Kris in India

Kris in India

I see culture shock as process of change, a change in self, which has implications equally at an individual and global level. I suggest a formula, although not prescriptive, as a way of explaining this process; an inherent human insecurity with difference and ‘the other’, leading to discomfort. This in turn provides us with a challenge to either accept or solve the cause of this feeling and that choice inevitably leads to knowledge and the opportunity to learn. This can be applied to any example of displacement; domestic or international, forced or leisure, large or small.

Culture shock is a response to an unfamiliar environment. It can manifest overtly or benignly but it is the choices we make when we arrive in a new place, which have the greatest impact on us. Do we choose to integrate or ‘normalise’ our space? Do we adapt to, or raise walls to our new environment? Do we go intrepid, towards the experience of the new, or attempt to find the familiar? It is worth noting that culture shock is not exclusive to a travel experience and can very actively occur whenever and wherever we enter new environments. Think about the feeling you may have had when joining a new group be it spiritual, fitness, hobby or professional.

Culture Shock curve courtesy Boston University, Madrid.

Culture Shock curve courtesy Boston University, Madrid.

The constant factor in culture shock is our individuality. It is our unique context that leads us to new encounters and influences our responses. And so this begs the question; what does culture shock look like?

Through this film I wanted to identify that there are macro and micro implications of culture shock that each derive from a human insecurity about the ‘other’. When we encounter a new place, particularly when traveling, we tend to concentrate on how it may be similar and/ or different to what we are more familiar with. This is a useful way to compare and contrast lifestyles and practices in a new place, however, the trouble comes when we make attempts to recreate the ‘missing’ elements of home. This behaviour is rational and totally understandable, however the choices and effort we make to create a familiar environment directly influences the impact of culture shock.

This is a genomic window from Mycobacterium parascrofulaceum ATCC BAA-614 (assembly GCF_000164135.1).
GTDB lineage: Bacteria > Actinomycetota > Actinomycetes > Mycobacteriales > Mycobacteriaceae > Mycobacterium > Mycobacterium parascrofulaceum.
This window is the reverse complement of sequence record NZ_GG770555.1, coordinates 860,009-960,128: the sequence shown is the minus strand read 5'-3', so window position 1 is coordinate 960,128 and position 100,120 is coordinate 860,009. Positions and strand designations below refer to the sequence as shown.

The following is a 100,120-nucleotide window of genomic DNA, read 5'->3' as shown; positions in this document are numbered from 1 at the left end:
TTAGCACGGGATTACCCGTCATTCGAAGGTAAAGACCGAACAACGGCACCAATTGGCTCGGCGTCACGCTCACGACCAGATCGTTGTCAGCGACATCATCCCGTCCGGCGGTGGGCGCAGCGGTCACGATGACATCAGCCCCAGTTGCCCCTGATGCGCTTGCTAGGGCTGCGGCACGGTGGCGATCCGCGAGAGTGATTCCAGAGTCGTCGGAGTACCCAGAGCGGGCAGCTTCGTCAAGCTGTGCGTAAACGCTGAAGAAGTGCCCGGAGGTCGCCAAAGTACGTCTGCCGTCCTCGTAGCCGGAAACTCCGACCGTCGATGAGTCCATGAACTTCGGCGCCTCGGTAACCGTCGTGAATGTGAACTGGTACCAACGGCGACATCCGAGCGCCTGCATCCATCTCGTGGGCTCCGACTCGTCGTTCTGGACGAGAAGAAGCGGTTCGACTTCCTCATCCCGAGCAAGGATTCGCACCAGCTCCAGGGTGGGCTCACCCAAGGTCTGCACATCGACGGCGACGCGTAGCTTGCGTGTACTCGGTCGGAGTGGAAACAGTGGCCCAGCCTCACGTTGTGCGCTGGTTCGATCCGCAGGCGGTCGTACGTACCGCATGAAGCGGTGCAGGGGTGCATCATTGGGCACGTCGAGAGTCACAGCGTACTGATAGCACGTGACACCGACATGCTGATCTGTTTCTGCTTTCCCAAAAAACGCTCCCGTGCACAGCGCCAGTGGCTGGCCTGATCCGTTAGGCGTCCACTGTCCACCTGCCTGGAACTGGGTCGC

In this film I suggest a method of how to manage this. It is essentially a question of timing and moderation. As soon as we feel the twang of discomfort at the sight of a challenge on the horizon we must seize the opportunity to integrate with our new environment and rush towards the encounter with an optimistic spirit. The sooner we engage with a new experience it acts as a symbol of willingness and welcoming to your surroundings. People will notice the effort you have taken and the novelty will become the bridge to social integration with your new space.

Kris motorbiking around India

Kris motorbiking around India

Culture shock is an indicator of difference from what is normal to us. It is subjective and we each respond uniquely. To get the most from it however, it is important to embrace difference without a goal to find familiar. Embracing difference is key to removing our insecurity about ‘the other’, which can in turn ease the effects of culture shock.

We have absolutely nothing to loose from challenging ourselves; embrace the feeling culture shock gives and see it as the opportunity to learn about ourselves and others.

GLP student Kristofer Gilmour

Find out more about the potential for your own PACE International experience here.

Disclaimer: This work is my opinion based on observational evidence and personal experience. Ethnographic methodologies including, observation, conversations with locals, students and other travellers and historical interpretation are used to inform my analysis of culture shock. This investigation was undertaken as part of my academic project for PACE360 on my PACE International placement during the 2015 Winter Vacation in India.